Tuesday, December 10, 2013

The Boxes, The Letter, & The Phone Call That Changed My Life

Here I sit again, complaining it's been a long time since writing.  Life happens.  I could blog regularly about things that happen in our life.  However, I've been busy living life so the blog always takes a backseat.  I could write about how we moved out two kids in one week from our home.  One to college and one to an apartment; or about our son's marriage and the addition of our wonderful daughter-in-law; or how two weeks after the wedding, we moved our daughter from Indiana to our home.  It's been a wonderfully, crazy, busy summer with many, many blessings.  Some days, I'll admit, I thought I was going to lose it - but by the grace of God we managed!

A little history to prepare you for the next part of this story.  I was born July 1967 as Cande Bowers.  Life became complicated for my parents who divorced.  My mom remarried, and the summer between my 3rd and 4th grade year, my step-father adopted me and I became Cande Weaver.  As you may guess, the story has much more to it, but as I knew it as a child, that is how it happened.  Always living in the same area, I continued to live around family of my father and for several years, only miles from him - never seeing him or interacting with family on my dad's side.

Fast forward to 2011.  My mom passes away and leaves me with boxes of items regarding my father with information from Vietnam, pictures of him, letters & cards he sent and an address of his current home.  No explanation of anything.  Many items not dated or labeled.  I was 43 years old at that time.  Never had I seen these items or once had they been discussed.  I wanted to throw it all away.  It meant nothing to me. My husband wouldn't let me.  It got put away in our basement.

In the process of moving children in, out, and in and out, the basement was in constant reorganization making room for items, removing items, and mostly in disarray.  I disliked our basement for many a disorganization reasons, but I also disliked it for all the questions a few unopened boxes continued to bring to my mind.  

Moving forward to November 2013.  No children at home & truly a new empty nest, I began to slowly go to the basement to once again, reorganize and declutter.  I never opened the boxes to look, but every time I passed them, I would continue to have the desire to know why my mom felt it was so important to leave it to me.  What  memories I had of my dad were not pleasant ones.  One day, I felt it was time to finally get answers.

Knowing that the answers could only come from my father, I sat to write a letter.  I wrote fast and easily.  No anxiety or anger.  I told my dad I'm not angry or bitter for the past.  I mentioned the boxes and how frustrated I was that I didn't have answers as to why these items were left for me.  I said I understood that Vietnam changed him, that I couldn't imagine sending my son to war.  I said I know war probably affected actions and decisions he made when he came home.  I had no idea.  I simply had no idea.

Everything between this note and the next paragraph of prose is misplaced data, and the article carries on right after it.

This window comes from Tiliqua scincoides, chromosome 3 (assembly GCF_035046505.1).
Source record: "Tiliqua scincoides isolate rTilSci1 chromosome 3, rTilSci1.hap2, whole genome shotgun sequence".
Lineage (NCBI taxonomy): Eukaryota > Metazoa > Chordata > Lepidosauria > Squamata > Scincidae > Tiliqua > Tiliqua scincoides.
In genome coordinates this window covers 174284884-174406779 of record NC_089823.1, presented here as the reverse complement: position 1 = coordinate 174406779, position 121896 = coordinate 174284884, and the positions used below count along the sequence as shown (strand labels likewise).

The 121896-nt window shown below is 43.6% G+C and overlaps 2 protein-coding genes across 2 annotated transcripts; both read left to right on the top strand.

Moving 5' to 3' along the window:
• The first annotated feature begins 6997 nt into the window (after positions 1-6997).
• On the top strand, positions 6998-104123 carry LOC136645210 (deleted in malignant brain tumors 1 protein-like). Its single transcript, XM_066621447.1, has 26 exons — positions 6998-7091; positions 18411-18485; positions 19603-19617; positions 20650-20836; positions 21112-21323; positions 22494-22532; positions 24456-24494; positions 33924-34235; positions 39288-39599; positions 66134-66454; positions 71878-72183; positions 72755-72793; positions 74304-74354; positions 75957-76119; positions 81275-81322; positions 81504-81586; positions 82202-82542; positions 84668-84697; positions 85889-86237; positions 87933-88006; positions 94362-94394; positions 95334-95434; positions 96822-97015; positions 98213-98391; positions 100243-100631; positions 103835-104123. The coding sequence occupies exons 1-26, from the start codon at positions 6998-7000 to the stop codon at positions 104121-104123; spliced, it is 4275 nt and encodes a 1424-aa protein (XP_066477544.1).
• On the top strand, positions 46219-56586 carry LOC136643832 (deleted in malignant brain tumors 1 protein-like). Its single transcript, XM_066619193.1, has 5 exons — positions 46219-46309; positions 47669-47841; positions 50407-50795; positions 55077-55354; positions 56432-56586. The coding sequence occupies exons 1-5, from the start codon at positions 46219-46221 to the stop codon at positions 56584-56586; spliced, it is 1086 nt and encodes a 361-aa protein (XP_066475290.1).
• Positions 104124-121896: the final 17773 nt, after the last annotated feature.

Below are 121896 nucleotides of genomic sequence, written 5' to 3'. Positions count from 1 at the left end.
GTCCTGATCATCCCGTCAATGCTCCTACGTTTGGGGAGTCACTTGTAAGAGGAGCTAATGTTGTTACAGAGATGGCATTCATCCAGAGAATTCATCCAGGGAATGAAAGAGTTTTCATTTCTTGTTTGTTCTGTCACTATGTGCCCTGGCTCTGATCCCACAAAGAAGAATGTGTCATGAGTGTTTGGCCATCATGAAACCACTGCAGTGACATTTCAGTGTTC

There was a lot written in my letter of 2 1/2 pages.  I told my dad I believe in God and He forgives,  I asked for forgiveness.  I told him he could write or call me.  If he made the choice not to contact me, I was o.k. with that too.  I wanted him to know life would go on as I was happily married and had three great children.   All I knew for certain was I had God's peace that I had written the letter and whatever happens after that was left to my dad.

I didn't mail the letter the day I wrote it.  I told my husband over dinner what I had done.  He seemed surprised and asked if I had mailed it.  My answer was no, but I was going to do it tomorrow.  The next day, I put it out for the mail thinking I could grab it before they picked it up if I needed.  I got busy and then I heard the mail drop and could see the mailman walking through the yard.  It was gone.  My heart did a little flip but then again, I had total peace about the situation and went on about my day and weekend.

My phone was still on silent from the overnight when my dad called me.  My notification flashed I had a voicemail.  How weird it was that I listened to my dad's voice.  I didn't know it.  Obviously it was a man who didn't know what to say, but he wanted to talk because he had gotten my letter.  I showered, prayed, pondered what to say then made the return phone call.  He had just left the house.  I wasn't available until later that afternoon, so I left the best time to call me.

I had lunch with my oldest daughter and told her what was going on.  As I left her, I drove home thinking the phone call I was waiting for could change not only my life, but my children and husband as well.  Then I think I began to panic a bit as I've been so guarded with my thoughts and feelings - guarding a part of my life I barely knew.  I had  just realized the great impact all of this could have on everyone, just not myself, no matter if it turned out good or bad.  I tried to stay busy until my phone rang.  It was my dad.

I can't explain the weird mix of emotions on the first phone call that lasted nearly 3 hours.  I cried, I laughed, I shared details of my life with someone I hardly knew.  He explained a lot of things to me that happened when my parents were married, some of his experiences at war, his life now.  He cried.  He laughed. He repeatedly said he was "tickled to death" to be talking to me.  We made plans to talk again the next day.  When I hung up the phone, I knew I had undoubtedly done the right thing.

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